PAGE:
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I Tried to Buy a Fake Puppy Online & Here’s What Happened

We tried to buy a fake puppy so you wouldn’t have to.

BY CONSTANCE BRINKLEY-BADGETT

This article originally appeared on Credit.com on September 15, 2016.

I knew going into this adventure that I was dealing with a scam artist who was trying to cheat people out of their money by tugging at their puppy-loving heartstrings. See, I’d written a piece about this scam just a couple of weeks ago after a woman in San Diego almost fell prey to it.

While researching that story, I decided to send a text to the phone number the scammers had used in multiple eBay ads, saying they had adorable puppies named Roxy, Ricky, Rose and Tina (they had ads for at least Old English Sheepdogs and Boxers, all by these names, and were advertising them in San Diego, Baltimore and possibly other areas). The fraudulent sellers had already pulled the ads from eBay after their con was spotted by the woman in San Diego, but a few days after I sent my text inquiring if the pups were still available, I got a response.

Here’s how it went:

Now, as I said, I already knew these folks weren’t on the pup up-and-up. I knew they were going to try to con me out of my money. The ridiculously low price for the “AKC-registered” puppies — just $320 each — was the first clue this wasn’t going to be a legit transaction.

There were more clues in their text. First, “please confirm the breed.” These folks were advertising that they had to get rid of their beloved puppies because of a recent move (thus the deep discount), not because they were breeders. Second, “just mail you with pictures.” Their English was a little faulty, which isn’t always an indicator in and of itself, but it’s something to watch for if you’re suspicious of an online transaction, as a lot of these folks operate from outside the country and English is not their first language.

Their first email came with a dozen or so pictures of the puppies, plus some questions so they’d know if I’d be a good caregiver. And, of course, the language issues continued.

And, to get me emotionally connected, they asked me some more or less legitimate-seeming questions:

After I answered all the questions and apparently passed muster for being able to provide a loving home, the scammers said they were arranging shipment of the pups, their toys, all their paperwork, etc., and they asked me to wire them the money through Western Union so they could get that process started:

Bingo. They wanted me to transfer the money to them in a way that is not easily traceable and for which I would have no recourse if they didn’t deliver the pups. As Western Union says on its website, “Western Union money transfer is the best way to send money to people you know and trust.”

But not strangers. Never, ever strangers. Why?

“If you send money to someone you do not know, you run the risk of fraud. Be cautious when a stranger asks you to send money,” the Western Union warning continues. “If you are sending money to a stranger or unknown person requires you to pay this way for goods or services before their delivery (especially offers on the Internet), for transport or insurance, payments as deposit to secure a lease for housing which you have not seen, allow payment of winnings in a lottery or betting, you run the risk of losing money. If still such a transfer is sent, you do so entirely at your own risk. Western Union is not responsible for the correct and proper delivery of goods or services paid through transfers under the brand Western Union.”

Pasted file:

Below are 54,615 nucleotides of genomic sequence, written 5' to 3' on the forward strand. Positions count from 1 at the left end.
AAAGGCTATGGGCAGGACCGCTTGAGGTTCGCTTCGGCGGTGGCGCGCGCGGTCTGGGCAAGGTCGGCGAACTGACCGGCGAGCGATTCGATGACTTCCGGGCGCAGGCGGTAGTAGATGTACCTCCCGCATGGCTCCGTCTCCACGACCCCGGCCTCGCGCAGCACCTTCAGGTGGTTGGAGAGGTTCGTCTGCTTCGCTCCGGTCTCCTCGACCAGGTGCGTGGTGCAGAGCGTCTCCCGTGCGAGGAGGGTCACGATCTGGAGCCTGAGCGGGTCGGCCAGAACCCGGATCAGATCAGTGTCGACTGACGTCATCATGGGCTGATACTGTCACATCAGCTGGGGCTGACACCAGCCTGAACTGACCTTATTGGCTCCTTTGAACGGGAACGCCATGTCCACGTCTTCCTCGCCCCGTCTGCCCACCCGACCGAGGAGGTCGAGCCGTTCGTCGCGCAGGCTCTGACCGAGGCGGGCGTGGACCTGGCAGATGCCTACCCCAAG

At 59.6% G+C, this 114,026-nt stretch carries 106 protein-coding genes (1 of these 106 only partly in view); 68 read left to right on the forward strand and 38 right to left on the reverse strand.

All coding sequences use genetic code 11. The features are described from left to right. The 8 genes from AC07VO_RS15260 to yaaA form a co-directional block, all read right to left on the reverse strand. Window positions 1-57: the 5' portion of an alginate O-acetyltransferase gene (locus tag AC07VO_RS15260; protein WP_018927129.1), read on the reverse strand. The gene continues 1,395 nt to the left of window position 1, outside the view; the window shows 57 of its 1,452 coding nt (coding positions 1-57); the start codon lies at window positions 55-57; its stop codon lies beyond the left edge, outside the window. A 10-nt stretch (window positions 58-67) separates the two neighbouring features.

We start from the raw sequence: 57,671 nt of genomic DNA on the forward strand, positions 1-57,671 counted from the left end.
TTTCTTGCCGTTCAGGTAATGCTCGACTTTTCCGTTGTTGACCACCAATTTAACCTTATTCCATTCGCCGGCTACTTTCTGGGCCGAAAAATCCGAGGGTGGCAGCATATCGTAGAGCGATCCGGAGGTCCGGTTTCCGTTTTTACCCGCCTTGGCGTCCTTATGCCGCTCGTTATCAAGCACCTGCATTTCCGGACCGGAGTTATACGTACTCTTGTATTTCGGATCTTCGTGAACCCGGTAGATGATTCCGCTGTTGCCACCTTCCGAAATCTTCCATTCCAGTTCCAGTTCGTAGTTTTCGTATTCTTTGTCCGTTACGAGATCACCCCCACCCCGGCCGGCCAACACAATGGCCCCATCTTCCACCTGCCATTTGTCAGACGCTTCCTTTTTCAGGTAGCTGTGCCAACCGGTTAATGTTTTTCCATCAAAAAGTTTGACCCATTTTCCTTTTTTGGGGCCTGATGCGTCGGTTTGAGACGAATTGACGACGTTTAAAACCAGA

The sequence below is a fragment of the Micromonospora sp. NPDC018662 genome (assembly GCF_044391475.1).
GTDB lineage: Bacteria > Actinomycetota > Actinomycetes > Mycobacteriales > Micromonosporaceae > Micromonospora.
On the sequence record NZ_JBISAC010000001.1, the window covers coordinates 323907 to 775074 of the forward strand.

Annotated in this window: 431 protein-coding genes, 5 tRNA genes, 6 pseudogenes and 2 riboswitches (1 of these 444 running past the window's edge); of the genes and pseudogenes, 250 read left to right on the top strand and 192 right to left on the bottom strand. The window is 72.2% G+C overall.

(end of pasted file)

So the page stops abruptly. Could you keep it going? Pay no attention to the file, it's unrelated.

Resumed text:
I told the “seller” via email that I was uncomfortable doing a cash transfer, but I’d be happy to pick up the puppies personally since I lived so close to Baltimore (which I don’t, actually). They said they had to leave at 4 p.m., but that they’d be happy to let me pick up the puppies at their address that didn’t actually exist. I feigned ignorance of that fact and told them I’d be driving to them soon. Of course, when I “arrived” they were nowhere to be found.

And, not surprisingly, almost a week later, I’m still waiting.

The bottom line is, never, ever give cash to an online seller for goods undelivered. Always use websites you trust, and never give out any personal information that isn’t a matter of public record. And even then, be wary. Also, if you ever do meet someone to exchange goods, it’s safest to take someone with you and let at least one other person know where you will be and what time you should return.

Fortunately for the people who fall for these kinds of cash-transfer scams, they’re most likely only out the cash they gave away, and it won’t impact their credit. Where the really serious damage from scams can occur is when your identity is stolen or your credit cards are compromised.

If you think you may have fallen for a scam that has compromised your bank or credit card accounts, it’s a good idea to check your financial accounts, credit reports and credit scores frequently for any signs of trouble. Transactions you don’t recognize, unfamiliar entries on your credit report and sudden changes in credit scores are signs of fraud to be immediately addressed. You can check your financial information through your bank or credit union’s online tools. You can keep an eye on your credit by viewing two of your credit scores for free on Credit.com and requesting a copy of your free credit reports by visiting AnnualCreditReport.com.

Constance Brinkley-Badgett is an editor and writer at Credit.com. Prior to joining us, she worked as an editor for MSN.com, senior digital producer for CNBC, and digital producer for NBC Nightly News. She also is a graduate of the International Culinary Center in New York, has worked for chefs such as April Bloomfield and Jean Georges Vongerichten, and is the founder of Crave Personal Chef Services in Austin, Texas. More by Constance Brinkley-Badgett